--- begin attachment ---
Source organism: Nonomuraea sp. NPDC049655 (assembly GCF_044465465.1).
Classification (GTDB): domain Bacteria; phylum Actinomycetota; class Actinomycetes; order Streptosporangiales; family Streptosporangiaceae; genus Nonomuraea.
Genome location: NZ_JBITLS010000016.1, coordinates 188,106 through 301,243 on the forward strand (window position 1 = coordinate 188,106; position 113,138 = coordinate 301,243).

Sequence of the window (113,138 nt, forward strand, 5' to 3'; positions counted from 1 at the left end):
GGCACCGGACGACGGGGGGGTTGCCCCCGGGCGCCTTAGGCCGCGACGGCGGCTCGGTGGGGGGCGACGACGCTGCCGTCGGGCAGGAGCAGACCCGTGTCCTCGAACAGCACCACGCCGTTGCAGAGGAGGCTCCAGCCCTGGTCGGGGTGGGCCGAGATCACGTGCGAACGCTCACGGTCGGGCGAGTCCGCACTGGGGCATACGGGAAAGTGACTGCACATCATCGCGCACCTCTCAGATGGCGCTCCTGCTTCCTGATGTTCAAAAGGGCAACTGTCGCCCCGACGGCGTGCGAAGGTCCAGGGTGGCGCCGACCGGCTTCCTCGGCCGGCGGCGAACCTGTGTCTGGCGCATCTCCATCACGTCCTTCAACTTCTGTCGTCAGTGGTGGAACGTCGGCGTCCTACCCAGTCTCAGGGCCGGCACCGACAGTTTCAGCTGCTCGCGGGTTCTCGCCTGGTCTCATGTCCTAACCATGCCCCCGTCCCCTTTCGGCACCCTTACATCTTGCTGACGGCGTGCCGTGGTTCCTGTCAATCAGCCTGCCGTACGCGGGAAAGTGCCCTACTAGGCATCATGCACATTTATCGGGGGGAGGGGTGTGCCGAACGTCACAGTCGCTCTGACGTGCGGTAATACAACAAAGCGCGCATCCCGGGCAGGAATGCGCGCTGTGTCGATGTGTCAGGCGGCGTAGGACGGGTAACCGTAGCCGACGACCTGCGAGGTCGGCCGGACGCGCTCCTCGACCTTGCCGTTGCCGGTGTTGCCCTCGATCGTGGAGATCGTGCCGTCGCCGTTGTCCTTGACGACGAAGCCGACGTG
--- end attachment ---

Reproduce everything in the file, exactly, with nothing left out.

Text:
Source organism: Nonomuraea sp. NPDC049655 (assembly GCF_044465465.1).
Classification (GTDB): domain Bacteria; phylum Actinomycetota; class Actinomycetes; order Streptosporangiales; family Streptosporangiaceae; genus Nonomuraea.
Genome location: NZ_JBITLS010000016.1, coordinates 188,106 through 301,243 on the forward strand (window position 1 = coordinate 188,106; position 113,138 = coordinate 301,243).

Sequence of the window (113,138 nt, forward strand, 5' to 3'; positions counted from 1 at the left end):
GGCACCGGACGACGGGGGGGTTGCCCCCGGGCGCCTTAGGCCGCGACGGCGGCTCGGTGGGGGGCGACGACGCTGCCGTCGGGCAGGAGCAGACCCGTGTCCTCGAACAGCACCACGCCGTTGCAGAGGAGGCTCCAGCCCTGGTCGGGGTGGGCCGAGATCACGTGCGAACGCTCACGGTCGGGCGAGTCCGCACTGGGGCATACGGGAAAGTGACTGCACATCATCGCGCACCTCTCAGATGGCGCTCCTGCTTCCTGATGTTCAAAAGGGCAACTGTCGCCCCGACGGCGTGCGAAGGTCCAGGGTGGCGCCGACCGGCTTCCTCGGCCGGCGGCGAACCTGTGTCTGGCGCATCTCCATCACGTCCTTCAACTTCTGTCGTCAGTGGTGGAACGTCGGCGTCCTACCCAGTCTCAGGGCCGGCACCGACAGTTTCAGCTGCTCGCGGGTTCTCGCCTGGTCTCATGTCCTAACCATGCCCCCGTCCCCTTTCGGCACCCTTACATCTTGCTGACGGCGTGCCGTGGTTCCTGTCAATCAGCCTGCCGTACGCGGGAAAGTGCCCTACTAGGCATCATGCACATTTATCGGGGGGAGGGGTGTGCCGAACGTCACAGTCGCTCTGACGTGCGGTAATACAACAAAGCGCGCATCCCGGGCAGGAATGCGCGCTGTGTCGATGTGTCAGGCGGCGTAGGACGGGTAACCGTAGCCGACGACCTGCGAGGTCGGCCGGACGCGCTCCTCGACCTTGCCGTTGCCGGTGTTGCCCTCGATCGTGGAGATCGTGCCGTCGCCGTTGTCCTTGACGACGAAGCCGACGTG